The bridge between spirit and body: Miseffects of drug addiction

body_mind_spirit

By Christopher Vases, Word for Peace

As it is with most drugs, nicotine a component of tobacco does not only have physical effects. The “internal high” that the smoker seeks from smoking not only manifests in the body but also touches on the psyche, more precisely: his spirit.

The question is: How is it possible that a material substance like nicotine can affect the nonmaterial spirit? Naturally, the spirit cannot be influenced directly by nicotine molecules. There has to be a connecting element between body and soul and this “element” is the blood, more precisely: the radiation of the blood. The blood, this juice of very special kind in the words of Goethe, emits radiations or vibrations which in fineness and frequency resemble those radiations emanating from the outermost covering of the soul, or astral body. It is the similarity of these radiationsthat forms a bridge of resonance between the physical body and the soul, across which all information circulates between the material andnonmaterial realms. In this way the spirit is fully connected to the body during its incarnation on earth.

The blood radiation is dependent on the composition of the blood. Any change in this is bound to influence the condition of the soul as well. Let us take some examples. It is well known that a drop in the blood sugar level (hypoglycaemia) evokes a feeling of uneasiness; a lack of vitamin B1 leads to a state of anxiety; excessive lead in the blood triggers depression, etc. Thus it is easy to understand that nicotine changes the blood radiation, and consequently the condition of the smokers soul. Via the blood radiation (and in turn, followed by a similar radiation process via the finer cloaks of the soul) the spirit, too, is indirectly influenced by the effects produced by nicotine.

Now it could appear as though we were defenceless against all earthly influences which can reach us through our blood radiation. This is not the case. For the spirit likewise exerts its influence on all bridges of radiation, but from within.

It is well known that we can change our emotional state or soul condition by an effort of will. By pulling oneself together, one can become more cheerful if depressed, more even-tempered if excitable, more focused if distracted, more confident if one is despondent. In such a case, the volition of the spirit exerts a pressure first on the finer coverings around the spirit, and subsequently also on the physical body. This pressure in turn causes the production of hormones and other secretions which change the composition and thereby the radiation of the blood. As a result, the spirit is soon “immersed” in radiations of a corresponding nature and experiences a correspondingly different emotional state.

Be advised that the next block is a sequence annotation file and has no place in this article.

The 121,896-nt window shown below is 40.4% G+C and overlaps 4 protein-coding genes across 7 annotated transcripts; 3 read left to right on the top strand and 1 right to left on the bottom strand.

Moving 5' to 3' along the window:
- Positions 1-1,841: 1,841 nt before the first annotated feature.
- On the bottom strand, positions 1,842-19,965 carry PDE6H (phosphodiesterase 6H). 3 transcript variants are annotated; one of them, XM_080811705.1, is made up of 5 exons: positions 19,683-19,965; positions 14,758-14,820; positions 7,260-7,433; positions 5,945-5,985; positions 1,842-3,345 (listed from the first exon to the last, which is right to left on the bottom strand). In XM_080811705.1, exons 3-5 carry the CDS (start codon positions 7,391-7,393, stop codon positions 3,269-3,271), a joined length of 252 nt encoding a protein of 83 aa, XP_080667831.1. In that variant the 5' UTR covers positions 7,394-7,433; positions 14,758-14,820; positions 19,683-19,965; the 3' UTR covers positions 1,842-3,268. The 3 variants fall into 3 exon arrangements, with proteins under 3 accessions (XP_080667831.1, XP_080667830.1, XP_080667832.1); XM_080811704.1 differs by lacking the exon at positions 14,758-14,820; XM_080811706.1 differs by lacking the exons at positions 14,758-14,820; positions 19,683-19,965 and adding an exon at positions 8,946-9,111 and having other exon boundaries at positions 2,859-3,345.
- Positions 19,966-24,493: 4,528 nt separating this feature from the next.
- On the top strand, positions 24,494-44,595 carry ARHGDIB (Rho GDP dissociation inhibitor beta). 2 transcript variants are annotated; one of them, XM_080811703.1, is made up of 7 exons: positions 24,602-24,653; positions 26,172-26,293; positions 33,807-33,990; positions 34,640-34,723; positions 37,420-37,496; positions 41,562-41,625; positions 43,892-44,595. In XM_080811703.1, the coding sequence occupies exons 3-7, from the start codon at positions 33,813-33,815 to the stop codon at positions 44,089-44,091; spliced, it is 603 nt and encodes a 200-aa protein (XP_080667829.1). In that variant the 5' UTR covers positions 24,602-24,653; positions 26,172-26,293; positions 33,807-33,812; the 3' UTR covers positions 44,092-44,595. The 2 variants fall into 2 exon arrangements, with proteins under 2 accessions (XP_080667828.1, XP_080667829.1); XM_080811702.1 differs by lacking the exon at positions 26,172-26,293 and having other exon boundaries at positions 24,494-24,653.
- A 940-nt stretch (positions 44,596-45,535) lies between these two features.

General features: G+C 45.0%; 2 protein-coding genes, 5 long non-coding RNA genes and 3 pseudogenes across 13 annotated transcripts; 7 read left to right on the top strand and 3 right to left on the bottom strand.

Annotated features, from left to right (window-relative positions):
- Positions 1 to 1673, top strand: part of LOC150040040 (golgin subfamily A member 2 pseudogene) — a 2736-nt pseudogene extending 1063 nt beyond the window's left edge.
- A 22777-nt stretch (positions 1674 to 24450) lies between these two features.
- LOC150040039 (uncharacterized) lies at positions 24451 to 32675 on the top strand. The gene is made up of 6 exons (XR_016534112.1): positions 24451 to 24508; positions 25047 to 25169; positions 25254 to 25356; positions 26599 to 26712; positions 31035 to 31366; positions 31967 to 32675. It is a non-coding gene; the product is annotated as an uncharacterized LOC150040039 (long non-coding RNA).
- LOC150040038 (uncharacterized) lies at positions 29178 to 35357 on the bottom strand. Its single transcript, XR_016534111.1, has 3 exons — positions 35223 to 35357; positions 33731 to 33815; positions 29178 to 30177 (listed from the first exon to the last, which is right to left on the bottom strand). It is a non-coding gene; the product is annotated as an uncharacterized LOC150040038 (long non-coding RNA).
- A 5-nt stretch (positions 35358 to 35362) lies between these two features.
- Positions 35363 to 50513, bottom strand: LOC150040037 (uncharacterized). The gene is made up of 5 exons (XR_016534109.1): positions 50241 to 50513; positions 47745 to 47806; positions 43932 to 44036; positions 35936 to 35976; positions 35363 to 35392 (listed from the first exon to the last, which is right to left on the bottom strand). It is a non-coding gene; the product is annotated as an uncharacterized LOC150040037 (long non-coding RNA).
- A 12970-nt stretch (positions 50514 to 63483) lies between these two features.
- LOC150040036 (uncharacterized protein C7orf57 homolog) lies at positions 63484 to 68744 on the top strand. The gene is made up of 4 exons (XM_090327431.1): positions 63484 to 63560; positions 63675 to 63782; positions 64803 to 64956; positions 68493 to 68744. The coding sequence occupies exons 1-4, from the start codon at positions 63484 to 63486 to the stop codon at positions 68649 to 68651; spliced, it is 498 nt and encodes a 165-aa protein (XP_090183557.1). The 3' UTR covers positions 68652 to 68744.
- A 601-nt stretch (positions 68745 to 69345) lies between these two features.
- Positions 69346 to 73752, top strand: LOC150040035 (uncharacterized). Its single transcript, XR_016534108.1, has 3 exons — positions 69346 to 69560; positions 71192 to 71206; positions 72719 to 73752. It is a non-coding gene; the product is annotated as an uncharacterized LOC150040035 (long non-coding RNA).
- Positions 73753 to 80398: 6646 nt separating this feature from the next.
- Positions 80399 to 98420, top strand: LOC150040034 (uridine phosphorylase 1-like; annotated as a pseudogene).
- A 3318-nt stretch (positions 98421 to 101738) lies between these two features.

If, for example, a person seeks calm, his body will produce endorphins as a result of the pressure exerted by his spirit. With increased vigilance of the spirit the cortex of the adrenal glands will produce adrenalin. Naturally, such processes take place unconsciously. Drugs are not substances absolutely foreign to the body even if it could not use these but they come very close in their activity to endogenous substances, produced by the organism itself. So similar even, that they can replace the bodys own substances. The unusual effect of drugs stems from the fact that they mimic in an exaggerated manner the particular effect of a substance normally produced by the organism. Thus morphine, which is extracted from the opium poppy, is very similar to endorphins, which are endogenous hormones. Cannabis resembles a biocatalyst that is secreted by the brain. And nicotine, in turn, corresponds to acetylcholine, a neurotransmitter, which partly ensures that messages can be transmitted from one nerve cell (neuron) to the next. So, in a stressful situation, a state of restlessness or fear, there are two ways of restoring inner composure: either through an act of will which follows an impulse from the spirit and causes corresponding secretions in the body or by tobacco and nicotine consumption which brings an artificially induced state. The choice is ours.